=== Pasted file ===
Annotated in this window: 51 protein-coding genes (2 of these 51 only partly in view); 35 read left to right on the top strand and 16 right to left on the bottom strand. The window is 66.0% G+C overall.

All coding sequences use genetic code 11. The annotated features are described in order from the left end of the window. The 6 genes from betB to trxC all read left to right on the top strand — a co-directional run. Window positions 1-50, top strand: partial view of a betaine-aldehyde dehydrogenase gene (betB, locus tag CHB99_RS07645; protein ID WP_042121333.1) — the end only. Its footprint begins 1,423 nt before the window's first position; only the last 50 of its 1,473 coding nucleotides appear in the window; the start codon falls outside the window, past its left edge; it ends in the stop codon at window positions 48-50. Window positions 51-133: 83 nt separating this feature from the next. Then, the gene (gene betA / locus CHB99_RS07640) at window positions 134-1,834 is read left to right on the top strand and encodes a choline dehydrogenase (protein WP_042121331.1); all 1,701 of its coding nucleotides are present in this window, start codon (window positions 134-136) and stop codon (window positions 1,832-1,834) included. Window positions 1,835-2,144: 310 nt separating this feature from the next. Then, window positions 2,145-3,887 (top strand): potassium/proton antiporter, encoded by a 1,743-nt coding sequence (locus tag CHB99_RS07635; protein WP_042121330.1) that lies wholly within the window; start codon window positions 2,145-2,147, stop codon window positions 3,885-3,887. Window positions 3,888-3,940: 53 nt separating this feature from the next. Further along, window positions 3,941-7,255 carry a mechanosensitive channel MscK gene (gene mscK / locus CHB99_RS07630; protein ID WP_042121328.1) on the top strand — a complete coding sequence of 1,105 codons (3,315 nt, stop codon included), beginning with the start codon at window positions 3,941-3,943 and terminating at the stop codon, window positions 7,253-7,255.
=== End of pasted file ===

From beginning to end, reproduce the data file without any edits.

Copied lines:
Annotated in this window: 51 protein-coding genes (2 of these 51 only partly in view); 35 read left to right on the top strand and 16 right to left on the bottom strand. The window is 66.0% G+C overall.

All coding sequences use genetic code 11. The annotated features are described in order from the left end of the window. The 6 genes from betB to trxC all read left to right on the top strand — a co-directional run. Window positions 1-50, top strand: partial view of a betaine-aldehyde dehydrogenase gene (betB, locus tag CHB99_RS07645; protein ID WP_042121333.1) — the end only. Its footprint begins 1,423 nt before the window's first position; only the last 50 of its 1,473 coding nucleotides appear in the window; the start codon falls outside the window, past its left edge; it ends in the stop codon at window positions 48-50. Window positions 51-133: 83 nt separating this feature from the next. Then, the gene (gene betA / locus CHB99_RS07640) at window positions 134-1,834 is read left to right on the top strand and encodes a choline dehydrogenase (protein WP_042121331.1); all 1,701 of its coding nucleotides are present in this window, start codon (window positions 134-136) and stop codon (window positions 1,832-1,834) included. Window positions 1,835-2,144: 310 nt separating this feature from the next. Then, window positions 2,145-3,887 (top strand): potassium/proton antiporter, encoded by a 1,743-nt coding sequence (locus tag CHB99_RS07635; protein WP_042121330.1) that lies wholly within the window; start codon window positions 2,145-2,147, stop codon window positions 3,885-3,887. Window positions 3,888-3,940: 53 nt separating this feature from the next. Further along, window positions 3,941-7,255 carry a mechanosensitive channel MscK gene (gene mscK / locus CHB99_RS07630; protein ID WP_042121328.1) on the top strand — a complete coding sequence of 1,105 codons (3,315 nt, stop codon included), beginning with the start codon at window positions 3,941-3,943 and terminating at the stop codon, window positions 7,253-7,255.